skeeter: compensate for volume with quality. you're doing fine and i, for one, like having you around. it's no fun for us liberals to sit around patting ourselves on the back all day.
and regarding post 21, it's not easy to compare those things, and your list is a little vague.
for example, "infrastructure" could mean transportation, which is largely block granted by the fed to the states; or it could mean hospitals, which would fall under DHHS; or it could mean the electric grid, which would fall under energy; or it could mean dams and reservoirs, which would fall under interior and/or bureau of land management.
similarly, "corporate welfare" - a derogatory term, to be sure - could mean ignoring enforcement and punishment of tax avoidance and evasion; it could mean federal pork which goes directly to businesses like conagra through subsidy (which was originally intended for smaller family farms); or it could mean the amount of access they have to our government when compared to actual human constituents.
in any case, i believe our lack of infrastructure spending has more to do with vision and political will to fight those who would maintain the status quo - for whatever agenda.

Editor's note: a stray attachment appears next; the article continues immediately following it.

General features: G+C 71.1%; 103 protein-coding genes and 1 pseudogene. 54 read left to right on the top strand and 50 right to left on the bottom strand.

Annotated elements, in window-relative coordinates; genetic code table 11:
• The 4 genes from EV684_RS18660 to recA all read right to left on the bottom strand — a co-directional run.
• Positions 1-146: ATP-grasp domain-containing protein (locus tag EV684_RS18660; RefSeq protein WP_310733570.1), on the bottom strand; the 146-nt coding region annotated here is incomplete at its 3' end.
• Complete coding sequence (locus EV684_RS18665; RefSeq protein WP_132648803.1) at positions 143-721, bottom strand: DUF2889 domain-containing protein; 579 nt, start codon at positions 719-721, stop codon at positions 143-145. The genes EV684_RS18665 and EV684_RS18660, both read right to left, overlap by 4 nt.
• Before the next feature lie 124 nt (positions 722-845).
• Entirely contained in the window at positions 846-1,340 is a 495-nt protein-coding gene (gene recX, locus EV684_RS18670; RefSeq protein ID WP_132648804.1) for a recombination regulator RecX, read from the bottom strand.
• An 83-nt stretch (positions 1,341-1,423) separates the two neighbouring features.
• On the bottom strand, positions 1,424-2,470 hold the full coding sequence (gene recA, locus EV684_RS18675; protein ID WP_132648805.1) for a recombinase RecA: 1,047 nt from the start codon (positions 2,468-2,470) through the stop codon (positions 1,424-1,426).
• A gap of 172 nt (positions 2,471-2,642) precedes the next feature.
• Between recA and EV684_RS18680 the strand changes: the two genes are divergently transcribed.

the thread i started about having a municipal fiber optic broadband network in seattle is a perfect example. comcast would surely fight such a bold, progressive move tooth and nail with a lot of lawyers and negative advertising. why? because of the way the city contracts wholesale telecommunications, they have a tidy monopoly going on here - and absolutely zero incentive to improve service or control prices. just the opposite, in fact, because they have no real competition.
this gets slightly OT, but is related to communication infrastructure and why it isn't improving:
ratepayers in seattle have stockholm syndrome when it comes to internet and teevee bills. most of us - but certainly not all - no longer blush at paying $200 or more for internet, phone, and teevee. it doesn't have to be that way, people. and comcast's service and speeds ain't that great. but i suppose when you have nothing but DSL to compare it to...
but that's a perfect example of why better infrastructure is not being built out in the united states:
call it corporate protectionism.
if we paid the government half of what we pay corporate america for things like internet access, we'd have far greater value for our money. just look at tacoma's click! network if you want to see a model where government and private business compete in a fairly straightforward manner - and without all of the ballyhoo that most conservatives claim will lead to government monopolies and such.
real, robust, honest-to-god competition scares the bejesus out of corporate america. they prefer to corner entire markets, stifle or buy all other competition, and set their rates based on profits instead of value. and it's a huge impediment to making things better.